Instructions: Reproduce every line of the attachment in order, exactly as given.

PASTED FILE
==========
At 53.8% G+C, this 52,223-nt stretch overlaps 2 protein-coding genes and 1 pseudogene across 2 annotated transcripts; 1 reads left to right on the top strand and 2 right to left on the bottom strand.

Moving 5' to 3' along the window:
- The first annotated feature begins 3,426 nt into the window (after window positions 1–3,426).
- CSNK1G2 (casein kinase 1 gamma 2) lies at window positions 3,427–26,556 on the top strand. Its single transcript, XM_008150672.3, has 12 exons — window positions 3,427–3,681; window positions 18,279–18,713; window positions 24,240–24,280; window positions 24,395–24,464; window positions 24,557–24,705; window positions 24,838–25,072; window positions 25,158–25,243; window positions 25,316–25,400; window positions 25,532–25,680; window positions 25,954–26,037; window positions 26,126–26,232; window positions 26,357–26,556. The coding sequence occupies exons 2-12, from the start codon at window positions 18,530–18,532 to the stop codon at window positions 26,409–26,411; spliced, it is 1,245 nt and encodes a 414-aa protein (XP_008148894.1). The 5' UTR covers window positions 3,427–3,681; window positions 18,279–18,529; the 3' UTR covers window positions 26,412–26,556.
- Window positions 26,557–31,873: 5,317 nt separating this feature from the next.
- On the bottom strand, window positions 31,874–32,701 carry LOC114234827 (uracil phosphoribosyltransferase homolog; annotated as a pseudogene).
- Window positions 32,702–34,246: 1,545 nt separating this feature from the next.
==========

At 53.8% G+C, this 52,223-nt stretch overlaps 2 protein-coding genes and 1 pseudogene across 2 annotated transcripts; 1 reads left to right on the top strand and 2 right to left on the bottom strand.

Moving 5' to 3' along the window:
- The first annotated feature begins 3,426 nt into the window (after window positions 1–3,426).
- CSNK1G2 (casein kinase 1 gamma 2) lies at window positions 3,427–26,556 on the top strand. Its single transcript, XM_008150672.3, has 12 exons — window positions 3,427–3,681; window positions 18,279–18,713; window positions 24,240–24,280; window positions 24,395–24,464; window positions 24,557–24,705; window positions 24,838–25,072; window positions 25,158–25,243; window positions 25,316–25,400; window positions 25,532–25,680; window positions 25,954–26,037; window positions 26,126–26,232; window positions 26,357–26,556. The coding sequence occupies exons 2-12, from the start codon at window positions 18,530–18,532 to the stop codon at window positions 26,409–26,411; spliced, it is 1,245 nt and encodes a 414-aa protein (XP_008148894.1). The 5' UTR covers window positions 3,427–3,681; window positions 18,279–18,529; the 3' UTR covers window positions 26,412–26,556.
- Window positions 26,557–31,873: 5,317 nt separating this feature from the next.
- On the bottom strand, window positions 31,874–32,701 carry LOC114234827 (uracil phosphoribosyltransferase homolog; annotated as a pseudogene).
- Window positions 32,702–34,246: 1,545 nt separating this feature from the next.